The UK is set for an all-electric future, but how do British people feel about the transition to EVs and the 2030 ban on petrol and diesel cars?

The 2030 ban on new petrol and diesel car sales stipulates just that – by 2030, the sale of new petrol and diesel cars will be phased out.

Phase 1 will see the ban on all sales of new petrol and diesel cars and phase 2 will see all new cars and vans be fully zero emission at the tailpipe from 2035.

The UK is rapidly moving towards an all-electric one – but are we ready? How do British people really feel about the transition to EVs?

Open Access Government spoke with Bud Johnston, Group Marketing Director at Rivervale Leasing, to find out.

Almost half of Brits (43%) don’t believe that the UK will ever be ready to switch to EVs

Rivervale Leasing has found that almost half of Brits (43%) don’t believe that the UK will ever be ready to make the switch to electric cars.

Other findings include:

  • Only 16% of the UK population think we are prepared enough to reach the 2030 deadline
  • 18% say that we will be prepared for EVs 10 years after the target date
  • Nearly one quarter (23%) argue that the UK will not be equipped for the transition until 2050
Caucasian woman dressed in black charges up her electric vehicle
© Rosshelen

Why are Brits sceptical about EVs?

Bud Johnston, Group Marketing Director at Rivervale Leasing, explains: “The main scepticism for the transition to EV we have experienced seems to be mainly based around three issues:

‘The cost to acquire (purchase, finance, lease) an EV tends to be higher than a traditional ICE vehicle’

  • Cost – Generally speaking, the cost to acquire (purchase, finance, lease) an EV tends to be higher than a traditional ICE vehicle.
  • Range anxiety – People still have a huge issue over this, particularly higher mileage users. Whilst we all know that much of this is a smoke screen, it does mean that people would have to adapt to a change in habit which can be challenging at times.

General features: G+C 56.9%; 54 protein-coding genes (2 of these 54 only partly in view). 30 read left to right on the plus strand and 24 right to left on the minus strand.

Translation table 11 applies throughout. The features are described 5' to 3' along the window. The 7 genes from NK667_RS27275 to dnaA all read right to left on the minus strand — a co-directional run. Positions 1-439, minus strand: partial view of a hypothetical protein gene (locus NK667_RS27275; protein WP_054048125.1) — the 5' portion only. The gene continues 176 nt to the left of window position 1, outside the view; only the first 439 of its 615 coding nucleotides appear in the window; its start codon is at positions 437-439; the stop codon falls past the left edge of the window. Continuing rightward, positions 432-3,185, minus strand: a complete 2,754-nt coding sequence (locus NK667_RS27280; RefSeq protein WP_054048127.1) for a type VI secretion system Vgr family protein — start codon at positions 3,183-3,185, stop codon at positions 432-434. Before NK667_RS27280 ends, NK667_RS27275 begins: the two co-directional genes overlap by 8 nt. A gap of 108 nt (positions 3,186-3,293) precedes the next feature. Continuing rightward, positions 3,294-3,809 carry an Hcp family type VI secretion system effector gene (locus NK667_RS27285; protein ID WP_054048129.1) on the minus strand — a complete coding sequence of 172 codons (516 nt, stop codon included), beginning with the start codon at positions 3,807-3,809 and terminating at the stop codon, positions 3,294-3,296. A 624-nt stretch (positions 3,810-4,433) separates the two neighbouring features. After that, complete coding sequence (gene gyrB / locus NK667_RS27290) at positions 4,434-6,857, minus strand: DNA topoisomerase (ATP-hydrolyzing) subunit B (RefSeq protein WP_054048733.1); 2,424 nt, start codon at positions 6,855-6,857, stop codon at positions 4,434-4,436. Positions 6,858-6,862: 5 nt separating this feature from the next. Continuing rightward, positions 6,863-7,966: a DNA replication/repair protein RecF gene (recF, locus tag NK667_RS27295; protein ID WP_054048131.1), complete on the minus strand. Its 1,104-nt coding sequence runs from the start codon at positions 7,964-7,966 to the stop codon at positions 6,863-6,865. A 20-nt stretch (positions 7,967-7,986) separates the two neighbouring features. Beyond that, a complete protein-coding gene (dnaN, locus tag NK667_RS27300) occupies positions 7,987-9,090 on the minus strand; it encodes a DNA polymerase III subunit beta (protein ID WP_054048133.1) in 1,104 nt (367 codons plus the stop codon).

‘Here and now, people are still understandably nervous!’

  • Charging anxiety – There are still millions of people who are not in a position to have a personal charger. People are concerned about having access to chargers as and when required and being left stranded. People are concerned about the current lack of charging network infrastructure, although clearly, this will improve over the coming years. Here and now, people are still understandably nervous!
  • Price – An issue for many people upon acquisition. Even taking into account the potential saving on VED costs and the recent spike in petrol/diesel prices, the initial outlay required will be a stumbling block for many consumers. The government have now removed all available grants to assist with the initial purchase and indeed the charging grants.”

Do other European countries share this scepticism?

Johnston adds: “We are not very sure about other countries. What we do know is that other countries journey’s into EVs started a lot earlier than the UK and so one can only assume that the barriers mentioned above were experienced in some capacity and may still be relevant as energy and fuel prices impact Europe too.”

Is the government doing enough to support the transition to EVs?

“Whilst the government initially was very supportive with assistance from grants available, many people believe a lot more is required (although this money clearly has to come from somewhere).

“One of the driving factors for acquiring an EV currently is the reduction in BiK for company car drivers. Everyone could do with more clarity over what the potential impacts will be in years to come (not just the next 2 – 3 years). Many consumers believe not enough is being done for private individuals.”

Do Brits care enough about the environment to support the transition to EVs?

“Finally, whilst many consumers do care about the environment and would support the initiative, this cannot be at the cost of their living standards and convenience. Once we overcome the issues outlined above, many more consumers would likely adopt an EV into their daily lives. In an ideal scenario, we would have enough opportunity to not have to decide between the two!”

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